The Edison Award is the award given by the Dutch music industry for an album of the highest quality. The award celebrates its 40th anniversary and can be compared to the American Grammy awards. It is a bronze statue created in the image of Thomas Edison, created by Dutch sculptor, Pieter D'hont. Former winners include Herbie Hancock, Ella Fitzgerald, Dexter Gordon and Miles Davis. This year's winners are Lils MacIntosh, Vocal National (Holland) for her CD, "Black Girl," Cassandra Wilson, Vocal International for her CD "Traveling Miles," The New Cool Collective, Instrumental National for their CD "Big," the Branford Marsalis Quartet, Instrumental International for their CD, "Requiem," and The Duke Ellington RCA Recordings for Historical Re-issues. Further information can be found at edisonaward.nl.
The Event and The Hague
I have waited quite a while for the opportunity to go to The North Sea Jazz Festival. For a passionate jazz lover and writer, it was the ultimate experience. The event was well organized and appealing to every jazz appetite. The Congres Centrum (Congress Center) is modern and spacious with an appealing variety of shops, food concessions and restaurants within. The basement, ground floor, first and second floor and rooftop are easily accessible with good directional signs and maps to get you to each performance hall. Television screens placed throughout the Center flash upcoming performances, times and locations. There are plenty of restrooms for which you must pay to use (50 guilda´s, or twelve and a half cents per visit). There even were free online computers for general public use. There are jazz workshops and sessions held by performing musicians, live radio and television coverage and plenty of freebies handed out by various exhibitors such as folding cardboard binoculars, small see-thru backpacks, promotional CD compilations and discount coupons. Most halls have seats, but there are a few for standing only, for which some used the free cardboard seats that were handed out. Hotel space is usually limited, so reservations well in advance are advised. Most hotels and rooms are within walking distance to the festival and the tram can take you on a five-minute ride to the heart of the city for a lovely daytime sightseeing. The Hague is absolutely beautiful and almost everyone speaks English. There is even Burger Kings and MacDonald's if you feel lonesome for fast food, but why would you? Banks and post offices can convert your money into Dutch guilds, but check the hours they are open and remember nothing much is open on Sunday. Jazz can be heard from the window of your hotel, since there are various local jazz groups playing throughout the city. Bring an umbrella and a good sweater just in case, and most of all enjoy the jazz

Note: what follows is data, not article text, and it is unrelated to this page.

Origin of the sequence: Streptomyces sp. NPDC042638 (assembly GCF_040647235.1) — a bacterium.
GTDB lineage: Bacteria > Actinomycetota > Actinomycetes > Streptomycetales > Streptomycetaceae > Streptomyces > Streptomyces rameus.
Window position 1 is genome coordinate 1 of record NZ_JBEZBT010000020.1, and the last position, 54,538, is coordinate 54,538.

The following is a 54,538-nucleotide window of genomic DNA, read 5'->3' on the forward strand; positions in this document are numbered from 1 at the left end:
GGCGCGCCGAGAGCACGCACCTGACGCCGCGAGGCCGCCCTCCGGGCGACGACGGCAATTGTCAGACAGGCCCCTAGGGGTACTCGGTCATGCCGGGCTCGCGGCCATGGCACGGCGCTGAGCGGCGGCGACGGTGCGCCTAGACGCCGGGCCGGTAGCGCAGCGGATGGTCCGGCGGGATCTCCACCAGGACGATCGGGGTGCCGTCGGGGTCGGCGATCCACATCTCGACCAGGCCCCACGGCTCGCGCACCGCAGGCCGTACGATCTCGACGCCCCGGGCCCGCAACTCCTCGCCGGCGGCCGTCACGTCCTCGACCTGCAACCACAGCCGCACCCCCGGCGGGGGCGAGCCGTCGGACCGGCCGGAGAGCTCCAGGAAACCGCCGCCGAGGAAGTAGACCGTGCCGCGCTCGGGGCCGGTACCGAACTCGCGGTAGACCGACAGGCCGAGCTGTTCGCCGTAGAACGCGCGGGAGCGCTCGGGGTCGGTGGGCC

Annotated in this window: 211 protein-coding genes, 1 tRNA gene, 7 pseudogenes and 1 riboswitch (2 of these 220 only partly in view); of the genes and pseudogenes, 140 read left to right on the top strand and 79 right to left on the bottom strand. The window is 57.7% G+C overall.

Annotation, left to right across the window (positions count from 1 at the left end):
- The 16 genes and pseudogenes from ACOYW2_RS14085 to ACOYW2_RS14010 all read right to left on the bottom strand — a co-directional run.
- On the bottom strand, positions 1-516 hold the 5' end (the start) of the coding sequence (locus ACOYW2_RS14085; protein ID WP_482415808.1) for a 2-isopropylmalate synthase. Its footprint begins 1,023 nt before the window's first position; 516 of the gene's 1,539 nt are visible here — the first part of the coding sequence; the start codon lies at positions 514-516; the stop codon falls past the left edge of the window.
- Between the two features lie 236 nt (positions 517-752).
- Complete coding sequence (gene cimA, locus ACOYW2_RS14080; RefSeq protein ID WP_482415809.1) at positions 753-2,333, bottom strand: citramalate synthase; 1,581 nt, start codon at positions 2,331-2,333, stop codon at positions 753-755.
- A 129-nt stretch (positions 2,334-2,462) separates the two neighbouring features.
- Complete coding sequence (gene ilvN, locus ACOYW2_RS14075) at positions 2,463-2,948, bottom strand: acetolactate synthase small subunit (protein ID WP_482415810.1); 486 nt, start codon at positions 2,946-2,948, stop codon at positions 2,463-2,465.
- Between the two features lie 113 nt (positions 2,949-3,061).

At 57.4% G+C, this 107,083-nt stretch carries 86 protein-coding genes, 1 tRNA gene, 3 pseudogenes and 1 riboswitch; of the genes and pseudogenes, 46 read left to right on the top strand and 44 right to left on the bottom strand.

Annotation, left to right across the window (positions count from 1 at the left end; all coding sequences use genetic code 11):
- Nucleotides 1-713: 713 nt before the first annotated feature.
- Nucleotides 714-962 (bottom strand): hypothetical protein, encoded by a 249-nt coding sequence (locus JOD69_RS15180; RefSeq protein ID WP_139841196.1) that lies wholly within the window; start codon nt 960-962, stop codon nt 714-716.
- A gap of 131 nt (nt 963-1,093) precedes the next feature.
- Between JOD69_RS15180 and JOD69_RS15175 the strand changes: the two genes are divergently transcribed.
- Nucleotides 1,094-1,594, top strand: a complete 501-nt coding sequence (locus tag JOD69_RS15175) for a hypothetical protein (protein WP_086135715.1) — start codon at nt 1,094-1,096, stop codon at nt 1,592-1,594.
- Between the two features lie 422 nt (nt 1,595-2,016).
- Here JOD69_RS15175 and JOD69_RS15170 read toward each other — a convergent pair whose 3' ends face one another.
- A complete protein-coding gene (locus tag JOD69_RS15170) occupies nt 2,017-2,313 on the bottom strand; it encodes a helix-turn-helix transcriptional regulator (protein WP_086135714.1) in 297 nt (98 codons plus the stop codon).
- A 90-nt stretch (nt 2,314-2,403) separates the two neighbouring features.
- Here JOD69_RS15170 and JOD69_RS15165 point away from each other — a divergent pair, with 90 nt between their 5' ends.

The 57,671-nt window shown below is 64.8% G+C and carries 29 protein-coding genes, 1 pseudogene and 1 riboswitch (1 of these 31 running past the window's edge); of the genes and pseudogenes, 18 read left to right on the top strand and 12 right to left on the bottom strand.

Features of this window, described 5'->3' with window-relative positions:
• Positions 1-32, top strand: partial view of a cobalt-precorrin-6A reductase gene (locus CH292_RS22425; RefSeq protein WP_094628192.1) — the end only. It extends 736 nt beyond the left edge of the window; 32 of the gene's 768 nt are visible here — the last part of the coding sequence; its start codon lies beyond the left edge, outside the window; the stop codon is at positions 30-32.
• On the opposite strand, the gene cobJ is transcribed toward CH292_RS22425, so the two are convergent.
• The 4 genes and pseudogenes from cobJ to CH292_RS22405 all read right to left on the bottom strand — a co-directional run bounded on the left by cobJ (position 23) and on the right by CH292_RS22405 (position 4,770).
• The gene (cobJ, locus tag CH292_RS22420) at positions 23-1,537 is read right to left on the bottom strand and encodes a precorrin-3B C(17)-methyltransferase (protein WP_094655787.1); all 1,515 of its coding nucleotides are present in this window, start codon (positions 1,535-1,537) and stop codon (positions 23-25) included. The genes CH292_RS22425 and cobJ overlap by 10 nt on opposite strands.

Upcoming Reviews and Photography
As difficult as it was to pick and choose which concert to see, I thought it important to see as many jazz legends as possible. After all, this might be the last opportunity one had to see these guys perform. Musicians such as Jimmy Heath, Mal Waldron, Bud Shank, Jimmy Scott and Tony Bennett were all born in 1926. Just think of it. . . Miles and Coltrane were also born in 1926 and all of these guys in one way or another played with or were associated with Miles and other jazz legends that are no longer with us. Then there was Stanley Turrentine, McCoy Tyner, Archie Shepp, Tootie Heath, Sonny Fortune and Gary Bartz who brought up the next rank and file, being born in the ´30´s. Also included are Wynton Marsalis, Michael Brecker, Pat Metheny, Yellowjackets, Roy Hargrove, Carol Sloane, Diana Krall, David Sanborn, Joe Sample, Jeanne Lee, Hendricks and Ross, Denise Jannah, Brad Mehldau, Russell Malone, Lils MacIntosh, The Beets Brothers and the Piet Noordijk All Star Quintet. You can expect reviews and photos of all these greats in the days and weeks to come, along with stunning festival photography by Jos Knaepen, which will accompany each review. Also, I have two personal interviews, one with Edison winner, Lils MacIntosh, and the other with the fabulous Carol Sloane. See you soon.